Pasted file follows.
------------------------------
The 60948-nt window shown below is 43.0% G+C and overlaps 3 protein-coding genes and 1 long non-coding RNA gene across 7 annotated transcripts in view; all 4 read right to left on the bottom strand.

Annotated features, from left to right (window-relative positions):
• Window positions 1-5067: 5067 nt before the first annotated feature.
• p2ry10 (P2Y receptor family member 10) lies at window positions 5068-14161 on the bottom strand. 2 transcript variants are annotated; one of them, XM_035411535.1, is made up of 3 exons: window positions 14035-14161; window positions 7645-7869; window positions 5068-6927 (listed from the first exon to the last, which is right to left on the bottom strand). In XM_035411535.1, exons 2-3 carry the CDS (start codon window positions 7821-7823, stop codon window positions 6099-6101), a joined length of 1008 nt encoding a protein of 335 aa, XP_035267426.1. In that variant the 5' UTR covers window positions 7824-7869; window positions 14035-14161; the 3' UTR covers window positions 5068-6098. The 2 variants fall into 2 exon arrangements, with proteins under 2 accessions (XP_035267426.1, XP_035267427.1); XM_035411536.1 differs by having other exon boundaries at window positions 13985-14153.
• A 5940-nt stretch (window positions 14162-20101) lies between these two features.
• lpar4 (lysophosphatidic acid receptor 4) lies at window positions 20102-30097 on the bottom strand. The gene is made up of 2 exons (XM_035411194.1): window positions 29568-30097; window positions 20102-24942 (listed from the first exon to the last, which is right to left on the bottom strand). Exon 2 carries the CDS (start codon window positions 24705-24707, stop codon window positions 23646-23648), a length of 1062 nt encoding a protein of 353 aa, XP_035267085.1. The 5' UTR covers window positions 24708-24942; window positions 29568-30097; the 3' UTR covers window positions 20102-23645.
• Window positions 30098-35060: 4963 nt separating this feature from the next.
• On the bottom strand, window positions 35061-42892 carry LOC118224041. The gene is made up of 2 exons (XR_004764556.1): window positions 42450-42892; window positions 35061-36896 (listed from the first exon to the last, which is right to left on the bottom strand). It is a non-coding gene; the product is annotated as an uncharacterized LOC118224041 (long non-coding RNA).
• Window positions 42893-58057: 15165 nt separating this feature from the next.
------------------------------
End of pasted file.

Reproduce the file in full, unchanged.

The 60948-nt window shown below is 43.0% G+C and overlaps 3 protein-coding genes and 1 long non-coding RNA gene across 7 annotated transcripts in view; all 4 read right to left on the bottom strand.

Annotated features, from left to right (window-relative positions):
• Window positions 1-5067: 5067 nt before the first annotated feature.
• p2ry10 (P2Y receptor family member 10) lies at window positions 5068-14161 on the bottom strand. 2 transcript variants are annotated; one of them, XM_035411535.1, is made up of 3 exons: window positions 14035-14161; window positions 7645-7869; window positions 5068-6927 (listed from the first exon to the last, which is right to left on the bottom strand). In XM_035411535.1, exons 2-3 carry the CDS (start codon window positions 7821-7823, stop codon window positions 6099-6101), a joined length of 1008 nt encoding a protein of 335 aa, XP_035267426.1. In that variant the 5' UTR covers window positions 7824-7869; window positions 14035-14161; the 3' UTR covers window positions 5068-6098. The 2 variants fall into 2 exon arrangements, with proteins under 2 accessions (XP_035267426.1, XP_035267427.1); XM_035411536.1 differs by having other exon boundaries at window positions 13985-14153.
• A 5940-nt stretch (window positions 14162-20101) lies between these two features.
• lpar4 (lysophosphatidic acid receptor 4) lies at window positions 20102-30097 on the bottom strand. The gene is made up of 2 exons (XM_035411194.1): window positions 29568-30097; window positions 20102-24942 (listed from the first exon to the last, which is right to left on the bottom strand). Exon 2 carries the CDS (start codon window positions 24705-24707, stop codon window positions 23646-23648), a length of 1062 nt encoding a protein of 353 aa, XP_035267085.1. The 5' UTR covers window positions 24708-24942; window positions 29568-30097; the 3' UTR covers window positions 20102-23645.
• Window positions 30098-35060: 4963 nt separating this feature from the next.
• On the bottom strand, window positions 35061-42892 carry LOC118224041. The gene is made up of 2 exons (XR_004764556.1): window positions 42450-42892; window positions 35061-36896 (listed from the first exon to the last, which is right to left on the bottom strand). It is a non-coding gene; the product is annotated as an uncharacterized LOC118224041 (long non-coding RNA).
• Window positions 42893-58057: 15165 nt separating this feature from the next.